Phytochemistry and inflorescences morphometry of invasive Solidago L. (Goldenrods) species - valuable late autumn mellifers.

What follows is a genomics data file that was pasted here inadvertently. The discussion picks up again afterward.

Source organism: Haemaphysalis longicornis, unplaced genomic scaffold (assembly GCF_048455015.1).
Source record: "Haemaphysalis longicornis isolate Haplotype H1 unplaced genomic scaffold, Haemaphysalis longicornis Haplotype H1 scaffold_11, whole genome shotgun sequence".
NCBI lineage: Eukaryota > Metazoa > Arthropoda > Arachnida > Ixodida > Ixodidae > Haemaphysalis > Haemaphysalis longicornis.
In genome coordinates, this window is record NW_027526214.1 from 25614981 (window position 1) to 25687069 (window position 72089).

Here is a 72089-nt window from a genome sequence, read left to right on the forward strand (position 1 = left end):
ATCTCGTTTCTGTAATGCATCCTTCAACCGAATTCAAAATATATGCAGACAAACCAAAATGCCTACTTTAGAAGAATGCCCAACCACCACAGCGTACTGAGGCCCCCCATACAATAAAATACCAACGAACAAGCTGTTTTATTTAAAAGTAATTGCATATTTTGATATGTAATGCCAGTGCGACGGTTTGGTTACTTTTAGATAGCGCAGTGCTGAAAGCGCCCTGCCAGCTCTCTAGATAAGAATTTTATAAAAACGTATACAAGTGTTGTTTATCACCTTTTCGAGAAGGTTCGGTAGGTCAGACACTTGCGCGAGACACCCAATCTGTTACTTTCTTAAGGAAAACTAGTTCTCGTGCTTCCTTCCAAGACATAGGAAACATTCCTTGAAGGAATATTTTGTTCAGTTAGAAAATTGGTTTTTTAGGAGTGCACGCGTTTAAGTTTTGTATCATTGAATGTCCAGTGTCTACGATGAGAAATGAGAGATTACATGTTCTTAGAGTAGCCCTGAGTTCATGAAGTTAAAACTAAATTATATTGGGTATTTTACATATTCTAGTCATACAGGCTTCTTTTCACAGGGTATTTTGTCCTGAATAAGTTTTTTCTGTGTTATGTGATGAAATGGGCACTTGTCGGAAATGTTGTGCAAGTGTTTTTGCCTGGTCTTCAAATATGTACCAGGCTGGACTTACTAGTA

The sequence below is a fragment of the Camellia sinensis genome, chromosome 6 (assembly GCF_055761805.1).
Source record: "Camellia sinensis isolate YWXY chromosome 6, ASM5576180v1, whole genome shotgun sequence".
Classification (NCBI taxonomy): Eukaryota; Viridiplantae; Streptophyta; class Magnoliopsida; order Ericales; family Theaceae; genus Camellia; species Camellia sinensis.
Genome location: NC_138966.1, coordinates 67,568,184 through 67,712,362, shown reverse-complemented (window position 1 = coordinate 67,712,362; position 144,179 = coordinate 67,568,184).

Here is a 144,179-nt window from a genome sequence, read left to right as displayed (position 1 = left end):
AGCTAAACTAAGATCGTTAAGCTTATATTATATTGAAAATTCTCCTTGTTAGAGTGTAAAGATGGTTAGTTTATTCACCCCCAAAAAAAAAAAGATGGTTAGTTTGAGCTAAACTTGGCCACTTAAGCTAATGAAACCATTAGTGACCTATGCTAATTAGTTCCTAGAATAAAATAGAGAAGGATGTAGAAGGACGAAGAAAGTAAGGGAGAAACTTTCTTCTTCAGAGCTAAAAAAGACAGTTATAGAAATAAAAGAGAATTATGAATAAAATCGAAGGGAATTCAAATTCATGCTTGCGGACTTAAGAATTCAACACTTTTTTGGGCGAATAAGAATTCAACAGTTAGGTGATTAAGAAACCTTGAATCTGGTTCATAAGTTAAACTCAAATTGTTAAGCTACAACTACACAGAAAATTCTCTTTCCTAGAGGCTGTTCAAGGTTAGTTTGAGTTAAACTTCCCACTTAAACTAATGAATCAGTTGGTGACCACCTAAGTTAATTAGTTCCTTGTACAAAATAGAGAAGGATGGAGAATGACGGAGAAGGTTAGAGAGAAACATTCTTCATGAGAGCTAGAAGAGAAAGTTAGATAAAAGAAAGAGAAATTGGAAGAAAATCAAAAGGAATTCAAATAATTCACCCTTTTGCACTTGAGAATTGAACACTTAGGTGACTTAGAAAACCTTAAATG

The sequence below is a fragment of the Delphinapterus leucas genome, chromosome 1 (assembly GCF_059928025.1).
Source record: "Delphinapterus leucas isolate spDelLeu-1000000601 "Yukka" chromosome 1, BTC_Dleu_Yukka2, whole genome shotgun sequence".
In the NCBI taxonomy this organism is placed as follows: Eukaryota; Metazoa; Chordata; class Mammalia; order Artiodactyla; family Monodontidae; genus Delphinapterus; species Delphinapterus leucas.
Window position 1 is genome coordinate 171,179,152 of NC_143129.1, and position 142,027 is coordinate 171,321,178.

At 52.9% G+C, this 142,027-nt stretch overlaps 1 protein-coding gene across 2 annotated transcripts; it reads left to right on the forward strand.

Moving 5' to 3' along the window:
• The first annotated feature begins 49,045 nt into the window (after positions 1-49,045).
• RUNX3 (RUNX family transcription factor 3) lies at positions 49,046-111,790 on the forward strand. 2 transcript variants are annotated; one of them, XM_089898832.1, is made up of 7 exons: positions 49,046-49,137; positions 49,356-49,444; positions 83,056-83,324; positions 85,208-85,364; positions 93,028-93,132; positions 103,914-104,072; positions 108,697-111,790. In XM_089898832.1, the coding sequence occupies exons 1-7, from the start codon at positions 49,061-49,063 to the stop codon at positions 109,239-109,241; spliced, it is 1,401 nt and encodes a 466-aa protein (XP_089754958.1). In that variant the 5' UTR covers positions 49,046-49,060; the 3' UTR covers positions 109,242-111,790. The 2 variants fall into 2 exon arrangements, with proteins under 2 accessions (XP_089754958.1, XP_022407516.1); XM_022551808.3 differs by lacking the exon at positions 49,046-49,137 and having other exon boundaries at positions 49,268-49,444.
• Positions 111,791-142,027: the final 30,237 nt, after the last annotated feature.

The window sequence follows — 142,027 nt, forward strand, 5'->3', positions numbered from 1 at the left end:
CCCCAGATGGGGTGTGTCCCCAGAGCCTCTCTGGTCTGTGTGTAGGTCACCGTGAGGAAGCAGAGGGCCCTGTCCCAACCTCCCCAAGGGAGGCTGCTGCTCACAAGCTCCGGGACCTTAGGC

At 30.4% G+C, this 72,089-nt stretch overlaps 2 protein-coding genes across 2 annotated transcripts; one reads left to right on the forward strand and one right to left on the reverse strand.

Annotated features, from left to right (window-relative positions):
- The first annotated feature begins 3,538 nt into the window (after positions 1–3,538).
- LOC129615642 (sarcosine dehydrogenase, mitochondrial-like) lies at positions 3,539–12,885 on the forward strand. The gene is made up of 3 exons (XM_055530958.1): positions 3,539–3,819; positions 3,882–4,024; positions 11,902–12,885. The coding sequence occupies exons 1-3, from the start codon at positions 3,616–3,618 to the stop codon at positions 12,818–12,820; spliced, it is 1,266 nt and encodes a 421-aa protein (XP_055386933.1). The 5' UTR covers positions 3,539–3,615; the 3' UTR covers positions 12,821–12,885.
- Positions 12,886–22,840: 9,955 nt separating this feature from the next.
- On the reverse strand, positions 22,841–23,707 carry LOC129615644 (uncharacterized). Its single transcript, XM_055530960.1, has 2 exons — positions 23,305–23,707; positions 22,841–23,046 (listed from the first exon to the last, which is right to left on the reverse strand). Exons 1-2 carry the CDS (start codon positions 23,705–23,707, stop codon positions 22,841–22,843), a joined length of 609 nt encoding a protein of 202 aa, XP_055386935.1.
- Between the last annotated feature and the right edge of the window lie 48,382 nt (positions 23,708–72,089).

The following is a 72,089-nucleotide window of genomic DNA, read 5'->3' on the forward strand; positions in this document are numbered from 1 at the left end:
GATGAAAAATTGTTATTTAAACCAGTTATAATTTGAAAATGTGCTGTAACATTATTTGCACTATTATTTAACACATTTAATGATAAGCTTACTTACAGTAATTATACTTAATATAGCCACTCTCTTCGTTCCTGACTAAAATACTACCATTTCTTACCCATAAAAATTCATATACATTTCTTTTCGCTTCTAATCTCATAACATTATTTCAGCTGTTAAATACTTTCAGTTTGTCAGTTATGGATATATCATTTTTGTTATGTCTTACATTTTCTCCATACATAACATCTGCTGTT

In Europe, two invasive North American species of Solidago L. have been detected: S. canadensis L. and S. gigantea Ait. Both species provide a stable late harvest and are valued by beekeepers for their ability to produce pollen and nectar in late fall. There is a significant correlation between the chemical components of flowers and goldenrod honey, so the study of the phytochemical composition of inflorescences (heads) seems to be very actual. The work aims to determine the total content of saccharides, phenolic compounds, and flavonoids in the heads of S. canadensis and S. gigantea for comparative evaluation of bee production quality, and also to specify morphometric differences in the heads of both species and to reveal the amplitude of their variability. The material was collected in the Moscow and Pskov Regions (Russia). The total content of the saccharides in S. canadensis heads was 27.33 ±0.54%, with monosaccharides ~44-46%. In S. gigantea's heads total content of the saccharides was 1.5 times lower - 18.07 ±0.73%, the content of monosaccharides was 7.39 ±0.15%. The total content of phenolic compounds in the heads of S. canadensis was 105.36 ±1.45 mg GAE/100 g and in S. gigantea's heads was 98.41 ±1.71 mg GAE/100 g. The total flavonoid content as quercetin equivalents was 58.23 ±0.17 mg QE/100 g in the heads of S. canadensis and 41.97 ±0.34 mg QE/100 g in S. gigantea's heads. Thus, in S. canadensis heads the content of the total content of saccharides is 1.5 times higher, the content of phenolic compounds is 1.3 times higher, and the content of flavonoids is 1.4 times higher than in S. gigantea. A feature allowing the diagnosis of these species is the size of the heads: S. canadensis has smaller heads than S. gigantea (4.4×1.8 vs. 6.4×2.3 mm).